The woodmen drove the horses out of the forest into the beautiful white world. On and on they went until at last they came to a little village by the sea. They drove through the village and into a great shipyard, where saws were buzzing, hammers were pounding, and busy men were hurrying about. Pine Tree had never seen anything like this before. He was lifted from the sled and his beautiful branches were taken from the trunk. Then he lay with, many other logs for a long time, until one day the carpenters took him away, and he found that he was helping to make a part of a ship. Boards were nailed on, and the busy carpenters worked day after day. At last the strong and stately ship was finished. It glided gracefully into the water and sailed away. Pine Tree was very happy now, for he was seeing new and strange things. The waves dashed carelessly against the ship. They seemed to have a song, too. Pine Tree had not forgotten the songs that the old pines used to sing. The waves did not always sing the same song--sometimes they would rush and roll against the ship very hard until they grew tired, and then they would roll on, and sing a quiet song again.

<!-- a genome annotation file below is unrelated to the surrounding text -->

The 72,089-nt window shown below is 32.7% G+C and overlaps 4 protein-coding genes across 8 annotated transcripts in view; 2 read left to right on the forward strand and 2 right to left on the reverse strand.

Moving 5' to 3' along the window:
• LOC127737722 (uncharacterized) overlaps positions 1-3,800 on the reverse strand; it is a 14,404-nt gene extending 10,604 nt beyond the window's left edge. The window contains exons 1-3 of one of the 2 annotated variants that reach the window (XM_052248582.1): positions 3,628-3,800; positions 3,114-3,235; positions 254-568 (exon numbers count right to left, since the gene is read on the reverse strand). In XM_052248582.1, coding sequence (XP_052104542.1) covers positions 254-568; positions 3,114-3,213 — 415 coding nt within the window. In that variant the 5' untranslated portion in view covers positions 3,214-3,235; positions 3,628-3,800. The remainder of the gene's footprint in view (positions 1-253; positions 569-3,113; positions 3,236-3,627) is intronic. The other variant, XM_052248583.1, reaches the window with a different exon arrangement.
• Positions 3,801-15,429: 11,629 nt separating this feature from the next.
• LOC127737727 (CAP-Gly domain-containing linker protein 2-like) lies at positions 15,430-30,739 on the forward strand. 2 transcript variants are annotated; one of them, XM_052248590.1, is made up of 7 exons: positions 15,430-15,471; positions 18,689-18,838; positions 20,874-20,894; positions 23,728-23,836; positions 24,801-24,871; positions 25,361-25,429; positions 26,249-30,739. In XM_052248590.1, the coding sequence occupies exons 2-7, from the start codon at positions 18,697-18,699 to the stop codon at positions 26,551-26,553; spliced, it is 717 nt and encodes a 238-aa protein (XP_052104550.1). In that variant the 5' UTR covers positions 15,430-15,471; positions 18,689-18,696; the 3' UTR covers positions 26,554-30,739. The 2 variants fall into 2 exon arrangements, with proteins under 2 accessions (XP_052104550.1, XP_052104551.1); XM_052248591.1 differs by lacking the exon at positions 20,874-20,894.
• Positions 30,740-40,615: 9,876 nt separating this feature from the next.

Sometimes the ship would stop at strange countries, people would get off, other people would get on, and then the ship would sail off out into the sea again. Now, the pine tree had been a part of the ship for many years, when one night while the ship was sailing the seas the waves grew so high and strong that the parts of the ship could not stay together. So Pine Tree was thrown out upon the angry waves and was rocked all night long--very roughly at first, but gently afterwards. When the sunshine looked down upon the sand the next morning it saw Pine Tree. Pine Tree lay there many days. How lonesome Pine Tree was! He seemed to hear the songs of the old pines, and sometimes the songs of the waves. One day he heard another song. It was a new song to the pine tree, for the song was sung by some little children who were digging in the sand close by. They came here every day to play, and once a man came with them. When he saw Pine Tree lying upon the sand he said: "This is just what I have been looking for. I will use this for the ridge-pole for my little cottage." So he took Pine Tree away with him. After a time Pine Tree found himself a part of the man's cottage, and, of course, he could not hear the songs of the forest, nor the songs of the waves, but he heard new songs. They were rock-a-bye-baby songs that the mother in this little cottage would sing to her children in the evening, when it was time for them to go to sleep.